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Top December Allotment Tips

brussels sprouts

As I write there is a wonderful hoar frost this morning.The foliage and grass are glistening white and the soil is frozen enough to easily break a spade. Frost is good for the allotment of course, and there have been a healthy number already this winter.  This has provided a lovely spectacle and certainly focused our minds towards the onslaught of winter.


It feels more seasonal too, with Christmas now only just around the corner. There are plenty of gifts for keen allotmenteers, to suit all budgets and tastes. Perhaps the ultimate gift is a greenhouse or polytunnel, wouldn’t we all like one of those?  For something a little more modest, a heated propagator will come into its own in the New Year and is a timely gift. Thinking of practical things, I really wouldn’t want to be without my secateurs. Fitting handily in my pocket they are a boon. Finally a gift voucher is a safe bet and is something I rely on, when unsure what to buy.

Tradition has it that Brussels Sprouts taste better after a good frost or two and I can’t disagree. Modern varieties such as F1 “Content” and F1 “Brigitte” are sweet and taste especially delicious. One of the best for Christmas dinner is F1 “Brenden”. This is a late season variety that holds particularly well. Gone are the days of bitter tasting sprouts. As a bonus my kids willingly eat them without bribes!

brussels sprouts

This week, I’ve been harvesting parsnips (which also taste nicer after frost), leeks, swede and Jerusalem artichokes. All are as tough as old boots and can be left in the ground until late March to pick when required. It is always good to take something home with you after a visit to the plot. These four stalwarts fit the bill nicely.


My winter cabbage is ready too, though the heads are a little smaller than I’d like. We can’t complain though. In the end we are fortunate to be able to grow our own food, even if it isn’t always perfect.

If the land dries out a little, I intend to hunt down a particular patch of those residual black, bootlace style roots belonging to horsetail/ marestail. This prehistoric weed is slowly colonising. Any dry winter weather gives a perfect chance to redress the balance.

During inclement weather, the shed is a valuable sanctuary. It is the perfect spot to escape the throng of the Christmas High Street, with all the retail mayhem that entails. A flask of hot coffee, gives me the encouragement and impetus to repair, tidy and clean this often neglected aspect of my plot. It is amazing just what accumulates in there, dead wasps, woodlice, dead spiders (and live ones), junk and more junk. Luckily there are no mice in my wellies, or indeed anywhere else for that matter.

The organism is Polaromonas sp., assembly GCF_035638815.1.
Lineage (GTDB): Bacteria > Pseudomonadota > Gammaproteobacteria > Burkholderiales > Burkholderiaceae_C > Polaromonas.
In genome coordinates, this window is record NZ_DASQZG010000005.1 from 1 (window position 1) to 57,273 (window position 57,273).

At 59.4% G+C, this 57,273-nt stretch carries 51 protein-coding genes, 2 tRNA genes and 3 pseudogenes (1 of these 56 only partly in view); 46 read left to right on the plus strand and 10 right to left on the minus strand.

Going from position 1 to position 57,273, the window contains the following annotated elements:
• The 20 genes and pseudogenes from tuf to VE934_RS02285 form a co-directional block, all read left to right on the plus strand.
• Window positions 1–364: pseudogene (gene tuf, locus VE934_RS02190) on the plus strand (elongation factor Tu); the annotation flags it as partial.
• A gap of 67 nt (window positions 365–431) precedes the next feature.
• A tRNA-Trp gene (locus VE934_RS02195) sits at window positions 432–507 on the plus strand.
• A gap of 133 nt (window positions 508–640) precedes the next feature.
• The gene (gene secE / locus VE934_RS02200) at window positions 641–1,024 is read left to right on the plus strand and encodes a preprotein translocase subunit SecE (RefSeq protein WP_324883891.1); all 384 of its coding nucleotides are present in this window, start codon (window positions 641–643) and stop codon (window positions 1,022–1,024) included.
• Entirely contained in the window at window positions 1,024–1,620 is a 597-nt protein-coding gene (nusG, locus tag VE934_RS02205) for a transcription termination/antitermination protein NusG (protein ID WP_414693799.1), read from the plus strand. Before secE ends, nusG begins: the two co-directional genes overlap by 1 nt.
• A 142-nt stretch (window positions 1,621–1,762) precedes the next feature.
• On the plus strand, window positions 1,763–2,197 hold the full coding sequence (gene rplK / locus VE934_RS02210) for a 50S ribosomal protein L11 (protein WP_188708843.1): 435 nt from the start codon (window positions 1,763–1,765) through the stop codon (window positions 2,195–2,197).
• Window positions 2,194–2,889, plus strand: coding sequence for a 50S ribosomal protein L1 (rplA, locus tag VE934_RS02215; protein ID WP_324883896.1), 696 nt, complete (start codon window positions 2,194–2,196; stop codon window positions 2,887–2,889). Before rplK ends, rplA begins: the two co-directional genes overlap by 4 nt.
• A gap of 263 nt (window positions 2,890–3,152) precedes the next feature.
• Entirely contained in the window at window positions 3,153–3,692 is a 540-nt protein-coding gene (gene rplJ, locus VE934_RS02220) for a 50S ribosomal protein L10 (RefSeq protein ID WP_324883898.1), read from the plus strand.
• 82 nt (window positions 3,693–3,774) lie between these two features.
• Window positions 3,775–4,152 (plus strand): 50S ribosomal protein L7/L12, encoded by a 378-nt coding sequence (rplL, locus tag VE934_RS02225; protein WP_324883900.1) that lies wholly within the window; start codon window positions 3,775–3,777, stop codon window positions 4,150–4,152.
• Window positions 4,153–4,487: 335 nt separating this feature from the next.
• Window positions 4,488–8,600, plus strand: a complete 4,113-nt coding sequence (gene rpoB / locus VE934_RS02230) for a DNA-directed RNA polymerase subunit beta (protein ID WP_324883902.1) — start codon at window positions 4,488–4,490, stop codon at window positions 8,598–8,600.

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Lee Senior

About Lee Senior

Lee Senior is an experienced horticultural writer, RHS Yorkshire in Bloom judge and horticultural consultant. He has also had an allotment for over 25 years. After initially spurning horticulture as a career option, to pursue his boyhood dream of becoming a train driver, Lee soon realised he couldn't resist getting his hands dirty to make a living. Horticultural College training led, to getting an allotment at the tender age of 18 (in the days when you could actually get a plot quickly). My gardening hero, is Geoff Hamilton" says Lee. "It was Geoff who convinced me that you didn't have to spray everything that moved in the garden. Watching him on Gardeners’ World in the late 1980’s and early 1990’s was a revelation. I was lucky enough to meet Geoff and I’ve also more recently had the pleasure of meeting Joe Swift. Now over two decades of practical experience has taught me to work with mother nature, not to fight against her and don't try to tame her, as so many gardeners seem to be on a mission to do. Small-scale food growing is my passion and I can't wait for my two daughters, one who is 8 years old and the other who is 5 to hopefully pick up the baton in the future. Nothing beats the flavour and satisfaction of growing your own food. You simply cannot buy the same quality and freshness. Everyone can have a go at growing something says Lee, no matter where they live. Lee has also written his two books; 'Pennine Way, The Highs and Lows' which is a humorous, personal account of walking this momentous iconic walk. His second book 'Walking in the Aire', features 14 short walks in Yorkshire.

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